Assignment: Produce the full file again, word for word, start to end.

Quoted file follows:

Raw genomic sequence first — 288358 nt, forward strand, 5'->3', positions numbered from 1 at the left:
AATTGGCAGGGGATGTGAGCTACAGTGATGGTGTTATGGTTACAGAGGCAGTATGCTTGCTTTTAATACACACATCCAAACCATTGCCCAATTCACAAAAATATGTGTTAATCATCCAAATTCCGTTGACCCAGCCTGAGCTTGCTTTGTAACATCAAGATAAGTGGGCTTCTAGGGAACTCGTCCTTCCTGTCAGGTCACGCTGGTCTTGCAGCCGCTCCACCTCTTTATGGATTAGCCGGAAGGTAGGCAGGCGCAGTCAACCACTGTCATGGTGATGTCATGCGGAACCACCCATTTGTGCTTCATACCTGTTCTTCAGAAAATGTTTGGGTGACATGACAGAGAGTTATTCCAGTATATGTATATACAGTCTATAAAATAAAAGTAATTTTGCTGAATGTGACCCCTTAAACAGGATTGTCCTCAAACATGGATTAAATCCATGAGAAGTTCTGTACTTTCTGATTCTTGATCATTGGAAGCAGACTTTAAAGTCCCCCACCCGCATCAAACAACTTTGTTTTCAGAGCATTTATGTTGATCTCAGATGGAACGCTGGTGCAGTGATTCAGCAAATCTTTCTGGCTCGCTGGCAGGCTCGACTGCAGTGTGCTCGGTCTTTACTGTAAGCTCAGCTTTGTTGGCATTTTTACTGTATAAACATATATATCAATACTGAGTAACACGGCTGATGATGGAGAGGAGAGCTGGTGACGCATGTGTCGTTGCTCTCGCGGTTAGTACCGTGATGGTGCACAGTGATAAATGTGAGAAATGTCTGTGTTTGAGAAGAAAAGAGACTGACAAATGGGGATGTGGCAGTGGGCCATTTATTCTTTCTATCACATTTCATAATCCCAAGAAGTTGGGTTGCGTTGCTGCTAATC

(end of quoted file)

Raw genomic sequence first — 288358 nt, forward strand, 5'->3', positions numbered from 1 at the left:
AATTGGCAGGGGATGTGAGCTACAGTGATGGTGTTATGGTTACAGAGGCAGTATGCTTGCTTTTAATACACACATCCAAACCATTGCCCAATTCACAAAAATATGTGTTAATCATCCAAATTCCGTTGACCCAGCCTGAGCTTGCTTTGTAACATCAAGATAAGTGGGCTTCTAGGGAACTCGTCCTTCCTGTCAGGTCACGCTGGTCTTGCAGCCGCTCCACCTCTTTATGGATTAGCCGGAAGGTAGGCAGGCGCAGTCAACCACTGTCATGGTGATGTCATGCGGAACCACCCATTTGTGCTTCATACCTGTTCTTCAGAAAATGTTTGGGTGACATGACAGAGAGTTATTCCAGTATATGTATATACAGTCTATAAAATAAAAGTAATTTTGCTGAATGTGACCCCTTAAACAGGATTGTCCTCAAACATGGATTAAATCCATGAGAAGTTCTGTACTTTCTGATTCTTGATCATTGGAAGCAGACTTTAAAGTCCCCCACCCGCATCAAACAACTTTGTTTTCAGAGCATTTATGTTGATCTCAGATGGAACGCTGGTGCAGTGATTCAGCAAATCTTTCTGGCTCGCTGGCAGGCTCGACTGCAGTGTGCTCGGTCTTTACTGTAAGCTCAGCTTTGTTGGCATTTTTACTGTATAAACATATATATCAATACTGAGTAACACGGCTGATGATGGAGAGGAGAGCTGGTGACGCATGTGTCGTTGCTCTCGCGGTTAGTACCGTGATGGTGCACAGTGATAAATGTGAGAAATGTCTGTGTTTGAGAAGAAAAGAGACTGACAAATGGGGATGTGGCAGTGGGCCATTTATTCTTTCTATCACATTTCATAATCCCAAGAAGTTGGGTTGCGTTGCTGCTAATC